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Mick McCarthy bringing solidarity to Ipswich Town

Michael Holden
Mick McCarthy 300x225 Mick McCarthy bringing solidarity to Ipswich Town

Ipswich manager Mick McCarthy

Mick McCarthy is beginning to make an impact at Ipswich and it’s ironic that the first warning of a significant breakthrough should arrive by virtue of his substitutions in the 2-1 win at Bolton on Saturday.

Trailing to an early Mark Davies wonder strike, few punters would have given the Tractor Boys much hope of salvaging anything from the game based on the evidence of the past two years. But Ipswich stayed in the game, itself an unfamiliar concept – the Suffolk club have shown an alarming tendency to crumble and lose by four, five or six goals after conceding early – allowing Big Mick to change the course from the bench with Darryl Murphy, Jay Emmanuel Thomas and eventual match-winner Michael Chopra all playing important roles in the second-half turnaround.

The irony is that McCarthy was so often pilloried for his substitutions when things weren’t going particularly well at Wolves, his relationship with the Molineux crowd open to the point that supporters wouldn’t think twice about screaming abuse in his direction. Ever one to protect his players, the stubborn Yorkshireman always made himself a willing target.

However, the distinction between then and now is worth noting. In the Black Country, McCarthy was managing in the Premier League with players barely adequate for the job of survival. He never had the options to make a significant impact from the bench and, besides, razor-sharp tactical thinking has never been part of his skill set in any case. That’s not to portray McCarthy as a mug when it comes to the subtleties of the chalkboard and the technical area, he’s just not at the high-end of a very competitive profession in that department.

Instead, McCarthy is a creature of culture, a proponent of value-judgement and long-term thinking. He comes into a club and implements a philosophy that, over time, will become ingrained with players following a code of conduct that doesn’t need explaining repeatedly. It’s an approach that, once established, serves a team well in any context for as long as natural ability meets the standard required for the task at hand.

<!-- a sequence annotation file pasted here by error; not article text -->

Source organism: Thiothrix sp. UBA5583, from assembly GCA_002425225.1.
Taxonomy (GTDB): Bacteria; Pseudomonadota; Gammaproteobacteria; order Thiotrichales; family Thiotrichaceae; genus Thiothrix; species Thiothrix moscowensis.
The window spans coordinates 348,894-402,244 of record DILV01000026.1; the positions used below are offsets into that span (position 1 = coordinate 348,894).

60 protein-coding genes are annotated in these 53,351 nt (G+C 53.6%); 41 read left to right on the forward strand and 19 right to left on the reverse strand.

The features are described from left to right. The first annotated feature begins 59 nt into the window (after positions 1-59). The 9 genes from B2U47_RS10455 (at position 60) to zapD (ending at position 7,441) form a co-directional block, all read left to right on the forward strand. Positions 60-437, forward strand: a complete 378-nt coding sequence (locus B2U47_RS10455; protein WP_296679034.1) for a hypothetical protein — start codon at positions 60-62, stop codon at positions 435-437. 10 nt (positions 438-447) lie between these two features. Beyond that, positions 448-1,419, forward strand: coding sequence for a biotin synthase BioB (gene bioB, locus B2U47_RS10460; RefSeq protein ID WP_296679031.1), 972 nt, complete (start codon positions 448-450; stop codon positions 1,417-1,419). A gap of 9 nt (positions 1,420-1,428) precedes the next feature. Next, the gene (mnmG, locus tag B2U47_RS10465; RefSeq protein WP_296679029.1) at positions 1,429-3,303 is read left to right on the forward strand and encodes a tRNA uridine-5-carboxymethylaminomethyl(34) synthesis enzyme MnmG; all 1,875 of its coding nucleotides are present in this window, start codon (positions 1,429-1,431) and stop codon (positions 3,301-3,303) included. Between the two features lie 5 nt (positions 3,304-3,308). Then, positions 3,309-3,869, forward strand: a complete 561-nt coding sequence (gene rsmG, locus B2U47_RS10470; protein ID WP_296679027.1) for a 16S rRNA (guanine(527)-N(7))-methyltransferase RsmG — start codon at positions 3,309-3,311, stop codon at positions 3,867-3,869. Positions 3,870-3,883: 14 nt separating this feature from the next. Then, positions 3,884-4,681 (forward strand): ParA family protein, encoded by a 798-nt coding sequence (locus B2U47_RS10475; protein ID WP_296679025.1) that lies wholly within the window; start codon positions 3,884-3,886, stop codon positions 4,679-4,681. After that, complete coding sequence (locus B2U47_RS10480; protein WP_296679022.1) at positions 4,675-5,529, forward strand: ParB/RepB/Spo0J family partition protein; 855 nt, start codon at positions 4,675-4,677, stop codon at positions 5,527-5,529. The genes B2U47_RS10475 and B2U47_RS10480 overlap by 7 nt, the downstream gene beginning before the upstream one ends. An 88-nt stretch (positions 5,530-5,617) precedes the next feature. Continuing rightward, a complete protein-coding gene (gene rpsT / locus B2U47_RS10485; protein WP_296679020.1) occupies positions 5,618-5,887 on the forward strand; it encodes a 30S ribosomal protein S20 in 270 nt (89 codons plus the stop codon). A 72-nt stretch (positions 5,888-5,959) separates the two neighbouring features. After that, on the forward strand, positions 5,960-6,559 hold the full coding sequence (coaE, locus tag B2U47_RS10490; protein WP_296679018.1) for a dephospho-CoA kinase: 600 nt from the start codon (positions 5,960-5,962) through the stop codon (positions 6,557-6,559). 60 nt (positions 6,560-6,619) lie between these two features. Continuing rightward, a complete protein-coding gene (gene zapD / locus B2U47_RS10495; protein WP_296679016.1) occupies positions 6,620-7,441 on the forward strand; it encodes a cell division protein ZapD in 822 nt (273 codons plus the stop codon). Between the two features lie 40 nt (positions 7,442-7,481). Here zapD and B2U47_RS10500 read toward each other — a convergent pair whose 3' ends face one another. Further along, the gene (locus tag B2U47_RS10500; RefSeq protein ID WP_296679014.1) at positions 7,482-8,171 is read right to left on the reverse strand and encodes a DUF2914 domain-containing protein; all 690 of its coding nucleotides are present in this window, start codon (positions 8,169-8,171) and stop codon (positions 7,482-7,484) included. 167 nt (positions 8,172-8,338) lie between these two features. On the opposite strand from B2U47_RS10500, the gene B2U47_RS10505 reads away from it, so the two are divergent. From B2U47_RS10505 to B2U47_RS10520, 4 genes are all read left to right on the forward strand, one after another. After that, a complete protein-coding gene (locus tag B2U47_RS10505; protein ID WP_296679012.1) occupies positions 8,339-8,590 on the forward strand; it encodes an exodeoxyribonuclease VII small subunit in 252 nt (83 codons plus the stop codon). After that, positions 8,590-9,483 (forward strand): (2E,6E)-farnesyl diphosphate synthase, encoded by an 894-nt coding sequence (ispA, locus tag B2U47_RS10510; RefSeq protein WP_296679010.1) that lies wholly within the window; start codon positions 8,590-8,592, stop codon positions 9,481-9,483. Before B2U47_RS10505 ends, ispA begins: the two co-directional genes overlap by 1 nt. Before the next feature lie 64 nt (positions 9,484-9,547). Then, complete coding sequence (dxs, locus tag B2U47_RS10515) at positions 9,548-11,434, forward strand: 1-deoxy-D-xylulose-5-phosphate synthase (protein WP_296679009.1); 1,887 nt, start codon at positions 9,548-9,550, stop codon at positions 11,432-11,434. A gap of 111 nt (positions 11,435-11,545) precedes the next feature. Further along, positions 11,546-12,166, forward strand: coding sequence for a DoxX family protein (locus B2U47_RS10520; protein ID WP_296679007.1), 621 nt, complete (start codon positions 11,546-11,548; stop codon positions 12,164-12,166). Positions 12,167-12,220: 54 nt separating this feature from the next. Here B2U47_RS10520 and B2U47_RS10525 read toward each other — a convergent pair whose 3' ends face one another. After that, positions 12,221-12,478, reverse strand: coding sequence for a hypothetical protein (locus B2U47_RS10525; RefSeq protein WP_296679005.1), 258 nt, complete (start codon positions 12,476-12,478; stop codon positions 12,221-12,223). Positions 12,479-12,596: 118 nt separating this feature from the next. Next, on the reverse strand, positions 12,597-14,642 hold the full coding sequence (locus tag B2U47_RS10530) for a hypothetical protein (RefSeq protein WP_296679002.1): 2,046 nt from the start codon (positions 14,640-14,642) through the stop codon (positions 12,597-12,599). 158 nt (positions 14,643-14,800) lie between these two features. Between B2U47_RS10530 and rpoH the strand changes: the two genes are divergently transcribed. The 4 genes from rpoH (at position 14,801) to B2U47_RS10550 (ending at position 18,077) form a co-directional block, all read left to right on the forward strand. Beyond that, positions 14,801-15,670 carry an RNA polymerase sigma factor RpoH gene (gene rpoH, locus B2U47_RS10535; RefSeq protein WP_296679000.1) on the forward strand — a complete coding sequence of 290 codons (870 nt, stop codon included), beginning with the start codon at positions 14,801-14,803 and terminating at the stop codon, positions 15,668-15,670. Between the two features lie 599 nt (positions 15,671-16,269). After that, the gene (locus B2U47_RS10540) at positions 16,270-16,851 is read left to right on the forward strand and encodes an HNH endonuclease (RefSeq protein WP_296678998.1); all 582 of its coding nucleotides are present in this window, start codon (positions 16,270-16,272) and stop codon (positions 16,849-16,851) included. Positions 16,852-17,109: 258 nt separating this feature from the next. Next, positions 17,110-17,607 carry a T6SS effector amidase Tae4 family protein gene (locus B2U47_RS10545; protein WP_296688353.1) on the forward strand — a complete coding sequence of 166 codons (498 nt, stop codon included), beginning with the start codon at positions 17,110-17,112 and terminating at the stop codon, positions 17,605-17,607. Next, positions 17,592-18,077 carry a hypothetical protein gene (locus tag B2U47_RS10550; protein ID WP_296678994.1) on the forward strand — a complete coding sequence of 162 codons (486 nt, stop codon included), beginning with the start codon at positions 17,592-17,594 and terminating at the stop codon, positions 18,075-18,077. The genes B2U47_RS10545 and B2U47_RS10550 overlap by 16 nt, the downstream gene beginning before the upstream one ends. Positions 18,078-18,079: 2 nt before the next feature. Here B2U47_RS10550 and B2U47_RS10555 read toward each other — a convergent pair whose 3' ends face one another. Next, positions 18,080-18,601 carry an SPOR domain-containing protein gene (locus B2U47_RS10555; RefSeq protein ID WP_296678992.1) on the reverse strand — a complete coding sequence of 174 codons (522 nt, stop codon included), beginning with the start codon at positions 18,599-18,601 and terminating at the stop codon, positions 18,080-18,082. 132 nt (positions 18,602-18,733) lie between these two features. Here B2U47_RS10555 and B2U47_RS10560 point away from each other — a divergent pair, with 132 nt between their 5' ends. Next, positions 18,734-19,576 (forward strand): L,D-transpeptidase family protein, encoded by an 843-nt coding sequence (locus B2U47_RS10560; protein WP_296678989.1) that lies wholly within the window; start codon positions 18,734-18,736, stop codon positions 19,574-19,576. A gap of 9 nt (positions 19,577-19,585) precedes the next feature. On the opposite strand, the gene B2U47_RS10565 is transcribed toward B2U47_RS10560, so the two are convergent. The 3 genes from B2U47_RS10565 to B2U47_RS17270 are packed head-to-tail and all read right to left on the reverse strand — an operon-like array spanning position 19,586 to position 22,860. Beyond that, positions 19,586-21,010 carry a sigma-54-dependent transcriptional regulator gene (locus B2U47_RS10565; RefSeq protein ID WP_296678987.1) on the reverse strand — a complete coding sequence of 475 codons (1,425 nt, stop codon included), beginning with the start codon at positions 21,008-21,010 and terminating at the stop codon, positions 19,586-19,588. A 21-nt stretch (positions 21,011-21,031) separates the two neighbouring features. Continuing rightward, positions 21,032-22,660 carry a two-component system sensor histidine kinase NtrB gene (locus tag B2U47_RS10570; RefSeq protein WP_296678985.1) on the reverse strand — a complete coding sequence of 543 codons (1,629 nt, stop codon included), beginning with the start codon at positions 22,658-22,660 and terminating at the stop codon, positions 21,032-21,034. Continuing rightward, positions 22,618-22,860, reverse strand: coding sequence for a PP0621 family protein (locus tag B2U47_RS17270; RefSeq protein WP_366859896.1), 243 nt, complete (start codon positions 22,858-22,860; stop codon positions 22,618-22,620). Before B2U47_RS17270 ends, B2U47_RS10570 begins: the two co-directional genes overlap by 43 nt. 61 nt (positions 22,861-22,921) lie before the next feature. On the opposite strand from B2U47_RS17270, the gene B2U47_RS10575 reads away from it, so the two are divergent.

This is good news for Ipswich because, right now, it’s exactly what they need. Nobody ever questioned Paul Jewell when it came to player recruitment because at no turn did anybody doubt he was bringing in players who, individually, were up to the challenge of competing towards the top of the Championship. The problem was a lack of motivation and, more recently, that shortcoming has led to declining standards in solidarity. Not only did Ipswich become an underachieving team, they become a team that stopped playing for each other.

So McCarthy’s substitutions on Saturday were significant, not in terms of how they changed the game from a tactical perspective, but rather how they represent a changing mindset from a cultural perspective. It’s a point that McCarthy explained perfectly in his post-match summary at the Reebok.

He said: “It’s lovely when subs go on and they don’t have a lip on because they’re on the bench. They are there to win the game – or save games – and I think all three subs won us the game. There was a bit of backbiting when I first came in, but now there’s a good spirit. It’s got to be a collective thing and they’ve bought into that now. We’ve got shot of the finger pointing.”

For too long, Ipswich have been infuriating with their spinelessness and inconsistency, so much so that few punters will be willing to trust the notion that a corner has finally been turned. But events at the weekend do suggest a changing identity. It might be a slow road back to top-six contention but it’s probably time to wipe the slate clean and erase those past reservations. In the short term, the Tractor Boys might still lose more matches than they win, but now they ought to lose them with more honesty.

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